2. Tightening Functional Claiming. The America Invents Act made important improvements to the examination process and overall patent quality, but stakeholders remain concerned about patents with overly broad claims—particularly in the context of software. The USPTO will provide new targeted training to its examiners on scrutiny of functional claims and will, over the next six months, develop strategies to improve claim clarity, such as by use of glossaries in patent specifications in order to assist examiners in the software field.
  3. Empowering Downstream Users. Patent trolls are increasingly targeting Main Street retailers, consumers and other end-users of products containing patented technology—for instance, for using point-of-sale software or a particular business method. End-users should not be subject to lawsuits for simply using a product as intended, and need an easier way to know their rights before entering into costly litigation or settlement. The USPTO will publish new education and outreach materials, including an accessible, plain-English web site offering answers to common questions by those facing demands from a possible troll.
  4. Expanding Dedicated Outreach and Study. Engagement with stakeholders—including patent holders, research institutions, consumer advocates, public interest groups, and the general public. The USPTO is announcing an expansion of its outreach efforts, including six months of high-profile events across the country to develop new ideas and consensus around updates to patent policies and laws. The USPTO is also announcing an expansion of the Edison Scholars Program, which will bring distinguished academic experts to the USPTO to develop, and make available to the public, more robust data and research on the issues bearing on abusive litigation.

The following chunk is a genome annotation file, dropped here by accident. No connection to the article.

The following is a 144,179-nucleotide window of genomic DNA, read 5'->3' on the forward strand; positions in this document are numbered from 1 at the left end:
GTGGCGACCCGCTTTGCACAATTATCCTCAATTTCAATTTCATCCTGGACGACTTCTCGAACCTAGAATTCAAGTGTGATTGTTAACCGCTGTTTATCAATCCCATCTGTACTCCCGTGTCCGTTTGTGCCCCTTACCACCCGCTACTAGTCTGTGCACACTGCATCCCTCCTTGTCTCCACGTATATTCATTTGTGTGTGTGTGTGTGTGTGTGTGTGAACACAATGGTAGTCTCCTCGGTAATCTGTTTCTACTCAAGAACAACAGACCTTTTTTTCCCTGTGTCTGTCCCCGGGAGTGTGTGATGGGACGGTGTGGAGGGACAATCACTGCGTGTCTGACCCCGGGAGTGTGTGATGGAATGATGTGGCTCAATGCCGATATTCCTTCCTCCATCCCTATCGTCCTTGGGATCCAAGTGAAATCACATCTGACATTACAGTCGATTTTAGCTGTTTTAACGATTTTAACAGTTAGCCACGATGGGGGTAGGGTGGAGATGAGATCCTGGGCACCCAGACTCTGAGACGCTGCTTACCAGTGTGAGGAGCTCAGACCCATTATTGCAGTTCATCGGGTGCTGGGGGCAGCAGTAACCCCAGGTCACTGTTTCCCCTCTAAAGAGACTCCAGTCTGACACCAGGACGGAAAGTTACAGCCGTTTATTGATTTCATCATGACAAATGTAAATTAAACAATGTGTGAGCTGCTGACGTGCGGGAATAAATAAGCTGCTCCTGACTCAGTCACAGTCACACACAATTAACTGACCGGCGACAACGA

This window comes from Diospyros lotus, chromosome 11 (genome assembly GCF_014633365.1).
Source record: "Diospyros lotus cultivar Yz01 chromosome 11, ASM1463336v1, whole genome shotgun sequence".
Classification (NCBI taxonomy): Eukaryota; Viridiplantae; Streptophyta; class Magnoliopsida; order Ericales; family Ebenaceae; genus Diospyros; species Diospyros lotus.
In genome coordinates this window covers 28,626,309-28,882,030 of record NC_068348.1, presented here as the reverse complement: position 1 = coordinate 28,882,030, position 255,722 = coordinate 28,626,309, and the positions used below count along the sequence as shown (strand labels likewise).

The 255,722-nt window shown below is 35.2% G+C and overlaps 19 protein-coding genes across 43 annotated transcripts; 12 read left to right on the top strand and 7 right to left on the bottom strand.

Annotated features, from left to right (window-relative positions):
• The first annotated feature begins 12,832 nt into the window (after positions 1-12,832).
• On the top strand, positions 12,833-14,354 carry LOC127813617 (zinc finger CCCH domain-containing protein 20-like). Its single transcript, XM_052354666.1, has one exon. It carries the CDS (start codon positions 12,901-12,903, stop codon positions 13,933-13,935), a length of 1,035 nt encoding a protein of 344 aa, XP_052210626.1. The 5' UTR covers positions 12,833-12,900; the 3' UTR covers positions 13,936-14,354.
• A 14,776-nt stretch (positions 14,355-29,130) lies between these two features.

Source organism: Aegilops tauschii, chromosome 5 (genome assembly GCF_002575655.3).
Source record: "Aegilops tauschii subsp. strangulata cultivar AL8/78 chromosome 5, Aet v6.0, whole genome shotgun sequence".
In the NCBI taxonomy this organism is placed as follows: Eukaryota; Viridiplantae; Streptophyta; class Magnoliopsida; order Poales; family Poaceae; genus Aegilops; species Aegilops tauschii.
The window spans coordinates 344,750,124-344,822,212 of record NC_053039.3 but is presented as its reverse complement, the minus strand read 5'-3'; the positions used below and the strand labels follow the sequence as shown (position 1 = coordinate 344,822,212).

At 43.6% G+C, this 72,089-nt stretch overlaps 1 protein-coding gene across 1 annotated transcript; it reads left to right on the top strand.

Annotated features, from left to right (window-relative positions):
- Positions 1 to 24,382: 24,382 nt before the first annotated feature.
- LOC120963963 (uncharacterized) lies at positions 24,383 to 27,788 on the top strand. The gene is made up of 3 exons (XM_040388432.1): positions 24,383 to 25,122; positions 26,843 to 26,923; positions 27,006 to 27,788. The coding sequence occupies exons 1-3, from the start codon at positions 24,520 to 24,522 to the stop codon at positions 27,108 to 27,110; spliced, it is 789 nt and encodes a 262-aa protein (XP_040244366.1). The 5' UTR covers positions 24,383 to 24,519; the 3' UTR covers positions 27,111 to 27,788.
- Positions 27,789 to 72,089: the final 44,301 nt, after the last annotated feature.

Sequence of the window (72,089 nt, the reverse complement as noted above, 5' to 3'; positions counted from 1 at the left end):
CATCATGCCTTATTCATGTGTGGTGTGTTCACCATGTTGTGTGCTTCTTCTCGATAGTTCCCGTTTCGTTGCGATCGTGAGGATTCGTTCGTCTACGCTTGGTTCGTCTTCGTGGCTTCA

5. Strengthen Enforcement Process of Exclusion Orders. Once the U.S. International Trade Commission (ITC) finds a violation of Section 337 and issues an exclusion order barring the importation of infringing goods, Customs and Border Protection (CBP) and the ITC are responsible for determining whether imported articles fall within the scope of the exclusion order. Implementing these orders present unique challenges given these shared responsibilities and the complexity of making this determination, particularly in cases in which a technologically sophisticated product, such as a smartphone, has been successfully redesigned to not fall within the scope of the exclusion order. To address this concern, the U.S. Intellectual Property Enforcement Coordinator will launch an interagency review of existing procedures that CBP and the ITC use to evaluate the scope of exclusion orders and work to ensure the process and standards utilized during exclusion order enforcement activities are transparent, effective, and efficient.

Legislative Recommendations

The Administration also recommended that Congress pursue at least seven legislative measures which would:

  1. Require patentees and applicants to disclose the "Real Party-in-Interest". Such legislation would require any party sending demand letters, filing an infringement suit or seeking review of a patent by the USPTO to file updated ownership information, and enable the USPTO or district courts to impose sanctions for non-compliance.
  2. Permit more discretion in awarding fees to prevailing parties in patent cases. Such legislation would provide district courts with greater discretion in awarding attorney's fees under 35 USC 285 as a sanction for abusive court filings, similar to the legal standard that applies in copyright infringement cases.
  3. Expand the USPTO's transitional program for covered business method patents to include a broader category of computer-enabled patents and permit a wider range of challengers to petition for review of issued patents before the Patent Trial and Appeals Board (PTAB). Such legislation would allow a broader category of patents to be challenged and enable the USPTO to weed out bad covered business method patents absent litigation in district courts.